The Mighty Angel ~ Revelation 10:1-3 ~ Bible Apocalypse
The Mighty Angel ~ Revelation 10:1-3
“Then I saw another mighty angel descending out of heaven, clothed with a cloud and having a rainbow for an aura. His face was as bright as the sun, and his legs were like pillars of fire. He had in his left hand a small scroll that had been opened. He placed his right foot on the sea and his left foot on the land, and cried with a great voice like a roaring lion….” Revelation 10:1-3
As with almost every other symbol of the Apocalypse the question of the identity of this particular angel has left the commentators hopelessly divided. The adjective “mighty” is the same word used to describe the “strong” angel who appeared to John just prior to the opening of the Seven Seals. This fact has led some expositors to conclude that the same angel appears in both visions. Although this is a logical conclusion, and is quite in harmony with the flow of the visions, it is supported only by circumstantial evidence. This does not, of course, mean that this conclusion is incorrect. It does, however, mean that we need to consider other options before reaching any final conclusions.
A few of the commentators, such as G. R. Beasley-Murray, base their identification of this Mighty Angel on the assumption that the word “mighty” is used in this passage in a nominal sense, rather than as an adjective. Since the Archangel Gabriel’s name means “strong warrior of God”, and since Gabriel is considered to be a special messenger to the Prophets, these gentlemen conclude that this angel can be none other than Gabriel. Here again, the evidence is entirely circumstantial and inconclusive.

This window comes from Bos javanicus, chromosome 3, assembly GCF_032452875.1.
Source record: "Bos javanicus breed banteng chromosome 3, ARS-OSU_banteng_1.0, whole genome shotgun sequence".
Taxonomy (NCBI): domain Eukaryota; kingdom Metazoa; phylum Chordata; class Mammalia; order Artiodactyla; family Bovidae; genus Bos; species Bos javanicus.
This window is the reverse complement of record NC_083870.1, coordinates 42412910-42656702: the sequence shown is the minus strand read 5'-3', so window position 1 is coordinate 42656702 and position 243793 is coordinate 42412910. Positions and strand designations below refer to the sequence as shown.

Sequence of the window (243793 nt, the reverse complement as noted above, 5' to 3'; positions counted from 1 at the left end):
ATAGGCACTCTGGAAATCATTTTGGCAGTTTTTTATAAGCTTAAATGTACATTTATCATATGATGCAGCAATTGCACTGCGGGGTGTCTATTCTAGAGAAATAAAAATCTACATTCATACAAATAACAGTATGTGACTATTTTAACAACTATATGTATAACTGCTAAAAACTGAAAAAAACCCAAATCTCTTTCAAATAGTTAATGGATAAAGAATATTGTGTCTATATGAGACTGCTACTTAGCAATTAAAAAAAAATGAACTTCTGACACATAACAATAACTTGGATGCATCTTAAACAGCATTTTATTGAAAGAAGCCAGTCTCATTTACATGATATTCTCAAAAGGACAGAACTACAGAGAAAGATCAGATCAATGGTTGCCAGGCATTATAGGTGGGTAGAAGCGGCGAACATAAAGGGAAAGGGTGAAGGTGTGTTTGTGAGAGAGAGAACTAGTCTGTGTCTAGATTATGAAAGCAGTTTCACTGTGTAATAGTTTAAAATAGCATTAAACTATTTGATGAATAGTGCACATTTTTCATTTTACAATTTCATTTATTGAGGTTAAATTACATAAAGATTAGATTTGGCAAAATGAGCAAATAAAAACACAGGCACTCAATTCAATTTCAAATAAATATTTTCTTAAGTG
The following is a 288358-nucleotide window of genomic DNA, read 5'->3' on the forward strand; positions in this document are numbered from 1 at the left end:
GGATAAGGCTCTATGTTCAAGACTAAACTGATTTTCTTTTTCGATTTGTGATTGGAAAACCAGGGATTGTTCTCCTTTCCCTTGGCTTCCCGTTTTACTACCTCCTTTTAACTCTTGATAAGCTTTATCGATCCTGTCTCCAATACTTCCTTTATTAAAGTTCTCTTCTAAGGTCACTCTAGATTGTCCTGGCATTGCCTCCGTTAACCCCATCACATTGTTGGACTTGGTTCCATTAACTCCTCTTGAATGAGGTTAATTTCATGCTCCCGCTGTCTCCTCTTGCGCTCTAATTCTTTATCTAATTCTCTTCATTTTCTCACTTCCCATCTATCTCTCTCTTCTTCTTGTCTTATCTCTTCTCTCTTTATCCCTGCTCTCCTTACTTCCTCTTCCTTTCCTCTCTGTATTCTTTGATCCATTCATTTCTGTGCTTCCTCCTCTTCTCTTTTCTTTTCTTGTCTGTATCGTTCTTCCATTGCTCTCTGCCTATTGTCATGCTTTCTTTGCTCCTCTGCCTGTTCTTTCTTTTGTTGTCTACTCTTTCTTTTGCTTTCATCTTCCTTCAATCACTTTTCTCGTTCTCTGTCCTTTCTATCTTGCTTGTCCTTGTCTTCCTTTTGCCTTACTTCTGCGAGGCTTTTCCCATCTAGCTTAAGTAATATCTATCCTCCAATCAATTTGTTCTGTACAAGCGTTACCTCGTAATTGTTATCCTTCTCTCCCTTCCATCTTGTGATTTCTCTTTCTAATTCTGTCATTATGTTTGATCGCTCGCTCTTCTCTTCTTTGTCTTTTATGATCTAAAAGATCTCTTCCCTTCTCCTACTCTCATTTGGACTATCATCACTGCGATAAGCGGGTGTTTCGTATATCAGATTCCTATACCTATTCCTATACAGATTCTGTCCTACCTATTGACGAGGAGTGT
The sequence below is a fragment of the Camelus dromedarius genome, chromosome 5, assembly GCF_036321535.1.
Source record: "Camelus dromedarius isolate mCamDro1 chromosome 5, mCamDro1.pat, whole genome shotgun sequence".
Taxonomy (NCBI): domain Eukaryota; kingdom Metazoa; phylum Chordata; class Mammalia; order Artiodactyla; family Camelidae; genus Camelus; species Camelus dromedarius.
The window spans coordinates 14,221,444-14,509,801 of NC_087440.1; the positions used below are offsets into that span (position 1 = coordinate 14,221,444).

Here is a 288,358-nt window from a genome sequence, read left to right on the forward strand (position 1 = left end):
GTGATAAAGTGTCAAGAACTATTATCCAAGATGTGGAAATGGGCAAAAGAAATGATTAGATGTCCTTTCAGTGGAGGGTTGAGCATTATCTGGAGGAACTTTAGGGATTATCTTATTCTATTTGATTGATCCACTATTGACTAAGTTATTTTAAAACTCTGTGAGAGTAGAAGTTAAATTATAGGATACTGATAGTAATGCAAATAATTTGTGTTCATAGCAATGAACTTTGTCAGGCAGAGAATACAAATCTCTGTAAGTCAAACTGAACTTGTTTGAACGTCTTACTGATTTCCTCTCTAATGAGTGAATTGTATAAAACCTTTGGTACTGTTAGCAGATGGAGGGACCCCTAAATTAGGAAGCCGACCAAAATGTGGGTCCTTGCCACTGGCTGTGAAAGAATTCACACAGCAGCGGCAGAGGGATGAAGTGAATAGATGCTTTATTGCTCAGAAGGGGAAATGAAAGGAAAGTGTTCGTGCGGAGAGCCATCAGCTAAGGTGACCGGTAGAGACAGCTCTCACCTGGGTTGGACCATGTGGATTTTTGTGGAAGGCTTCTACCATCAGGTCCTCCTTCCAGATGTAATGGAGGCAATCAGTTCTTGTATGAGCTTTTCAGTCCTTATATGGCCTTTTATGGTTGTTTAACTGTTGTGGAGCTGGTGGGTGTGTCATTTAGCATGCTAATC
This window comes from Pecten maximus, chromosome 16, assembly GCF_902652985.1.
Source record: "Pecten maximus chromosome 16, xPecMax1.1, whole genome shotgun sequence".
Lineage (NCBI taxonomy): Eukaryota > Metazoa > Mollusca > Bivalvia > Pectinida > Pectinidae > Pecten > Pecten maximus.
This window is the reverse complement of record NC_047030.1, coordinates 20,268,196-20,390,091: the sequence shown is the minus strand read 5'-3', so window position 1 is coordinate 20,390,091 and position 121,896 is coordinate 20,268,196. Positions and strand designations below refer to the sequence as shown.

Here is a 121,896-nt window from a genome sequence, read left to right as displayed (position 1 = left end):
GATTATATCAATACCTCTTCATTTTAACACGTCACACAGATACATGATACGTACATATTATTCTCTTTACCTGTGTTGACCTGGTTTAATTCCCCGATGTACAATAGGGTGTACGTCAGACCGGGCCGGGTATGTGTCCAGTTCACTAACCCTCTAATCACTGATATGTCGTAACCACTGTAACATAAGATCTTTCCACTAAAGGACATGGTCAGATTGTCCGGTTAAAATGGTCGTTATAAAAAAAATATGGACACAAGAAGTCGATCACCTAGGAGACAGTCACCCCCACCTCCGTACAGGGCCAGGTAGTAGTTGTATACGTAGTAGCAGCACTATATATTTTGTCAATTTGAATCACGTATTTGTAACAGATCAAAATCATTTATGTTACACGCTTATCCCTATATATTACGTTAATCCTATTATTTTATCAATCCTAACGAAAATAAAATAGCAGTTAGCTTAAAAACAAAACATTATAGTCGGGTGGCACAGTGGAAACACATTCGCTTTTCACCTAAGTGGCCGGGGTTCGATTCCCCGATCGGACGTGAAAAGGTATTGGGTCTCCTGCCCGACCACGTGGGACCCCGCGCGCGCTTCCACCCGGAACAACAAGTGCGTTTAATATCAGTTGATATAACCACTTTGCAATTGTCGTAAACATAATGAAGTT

About half of the commentators insist that this Mighty Angel is not really an angel at all, but rather a Theophanic manifestation of the “angel of the Lord.” According to this view this “angel” is not a created angel at all, but rather “the Son of God Himself, before His incarnation.” His glorious appearance here befits both His mission and His message, which is directed to the entire earth. Like the previous suggestions, this idea is also supported entirely by circumstantial evidence.
J.A. Seiss correctly insists that the term angel indicates “office” rather than “nature”, and can be applied to anyone. He then insists, quite incorrectly, that the attire of this Mighty Angel corresponds exactly to that of the Son of Man described in an earlier vision. In his eagerness to substantiate his conclusion, Seiss overlooks at least seven distinct differences between the two visions.